- Practise fitting the car seat. A suitable rear-facing car seat is a legal requirement if you plan to drive home from the hospital, in any vehicle, including a taxi.
- Car seat tip: fit it and keep it in your car beforehand so there’s no chance of forgetting it on the day.
The hospital bag
It’s likely that your partner’s hospital bag will be packed and ready to go weeks before the birth. However, when labour kicks in, her mind may be elsewhere, so be sure to pick it up on the way out of the door, along with her birth plan and maternity notes.
Don’t forget that you’ll need some bits and pieces, too. You may want to pack a separate bag for yourself, including:
- A change of clothes
- Swimming trunks – if your partner’s having a water birth
- Basic toiletries – toothpaste, toothbrush, deodorant
- Snacks and water
- Change for car parking
- Any medication
- Painkillers – you may need them, as well as your partner
- A camera – with some battery life!
- Fully charged mobile phone
- A watch – ideally with a stopwatch for contractions or a the contraction timer
- Something for times when you’re waiting – music, a book or a magazine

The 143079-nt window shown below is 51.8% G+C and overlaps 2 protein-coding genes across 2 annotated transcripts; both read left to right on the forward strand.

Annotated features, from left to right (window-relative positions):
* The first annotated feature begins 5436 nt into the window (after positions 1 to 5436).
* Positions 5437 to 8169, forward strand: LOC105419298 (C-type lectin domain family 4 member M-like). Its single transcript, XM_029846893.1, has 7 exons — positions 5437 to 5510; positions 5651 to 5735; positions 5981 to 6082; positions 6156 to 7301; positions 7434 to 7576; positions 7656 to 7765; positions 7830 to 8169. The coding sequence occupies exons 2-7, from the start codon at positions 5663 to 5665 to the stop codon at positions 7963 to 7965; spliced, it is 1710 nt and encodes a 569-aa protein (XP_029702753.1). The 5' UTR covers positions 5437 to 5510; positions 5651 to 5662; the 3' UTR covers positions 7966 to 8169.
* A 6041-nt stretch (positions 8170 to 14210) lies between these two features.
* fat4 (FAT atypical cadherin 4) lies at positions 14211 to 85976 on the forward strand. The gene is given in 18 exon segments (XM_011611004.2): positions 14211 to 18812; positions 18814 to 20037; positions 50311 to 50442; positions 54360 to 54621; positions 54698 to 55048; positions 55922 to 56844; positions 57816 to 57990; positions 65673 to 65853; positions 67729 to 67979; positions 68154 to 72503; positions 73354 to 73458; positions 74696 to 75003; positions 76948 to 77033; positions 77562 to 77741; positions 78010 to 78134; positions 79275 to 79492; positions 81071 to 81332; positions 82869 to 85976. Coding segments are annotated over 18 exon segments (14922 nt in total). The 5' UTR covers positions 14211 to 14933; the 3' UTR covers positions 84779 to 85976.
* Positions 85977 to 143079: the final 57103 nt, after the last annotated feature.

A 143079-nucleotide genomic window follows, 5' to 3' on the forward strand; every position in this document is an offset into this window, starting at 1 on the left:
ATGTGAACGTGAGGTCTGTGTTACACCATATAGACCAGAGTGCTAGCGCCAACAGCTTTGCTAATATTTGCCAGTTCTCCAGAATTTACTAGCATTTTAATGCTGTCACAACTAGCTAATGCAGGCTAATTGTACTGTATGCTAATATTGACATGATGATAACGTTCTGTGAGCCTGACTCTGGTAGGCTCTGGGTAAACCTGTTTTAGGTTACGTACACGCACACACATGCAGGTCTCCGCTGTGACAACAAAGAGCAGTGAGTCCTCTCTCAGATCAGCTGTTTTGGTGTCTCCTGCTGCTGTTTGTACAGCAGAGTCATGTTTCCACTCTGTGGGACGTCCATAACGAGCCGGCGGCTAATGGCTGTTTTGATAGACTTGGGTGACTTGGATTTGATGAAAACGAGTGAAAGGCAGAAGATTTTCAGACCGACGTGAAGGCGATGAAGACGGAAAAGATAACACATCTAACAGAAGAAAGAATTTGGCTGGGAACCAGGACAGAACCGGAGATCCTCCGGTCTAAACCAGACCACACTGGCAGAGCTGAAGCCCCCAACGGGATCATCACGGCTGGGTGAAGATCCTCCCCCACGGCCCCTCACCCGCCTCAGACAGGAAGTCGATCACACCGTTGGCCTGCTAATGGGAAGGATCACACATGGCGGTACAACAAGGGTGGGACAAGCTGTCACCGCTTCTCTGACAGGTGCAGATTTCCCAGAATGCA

Arriving at hospital
The first step when you arrive at hospital is for your partner to be checked over by a midwife. If she is in early labour, it might be a good idea to take her back home so that she can be in a more relaxed environment.
If you stay in hospital, she will be given a bed in an early labour ward where the midwife will go through her birth plan with her – make sure you’re part of this conversation, so you know what to expect. When the labour progresses, your partner will then be moved to the delivery room.
If you arrive at hospital when your partner is in full labour, she’ll be taken straight to the delivery room where your midwife will go through her birth plan with her. If things are moving quickly at this stage, you (or your partner’s birth partner) will need to step in, so make sure you (or they) know her preferences on:
- Pain relief
- Birthing position
- Skin-to-skin contact with the baby when it arrives
If your partner needs a caesarean
Some women find out they need a caesarean section earlier on in pregnancy, but if the birth is thought to be a risk to the mother or the child, they may be informed during labour. If your partner does need a caesarean section, it’s nothing to panic about. It’s a straightforward procedure that usually takes around an hour, and your partner will be in good hands. After a caesarean, it can take around six weeks to recover, so you’ll need to give your partner more help around the house and in caring for your new baby.
- Talk to your partner about which birthing option she would like
- Familiarise yourself with the signs of labour
- Take a look at alternative routes to the hospital
- Write a list for your and your partner’s hospital bag
- Get to grips with your partner’s birth plan
- Give your partner confidence that you’re prepared for the birth!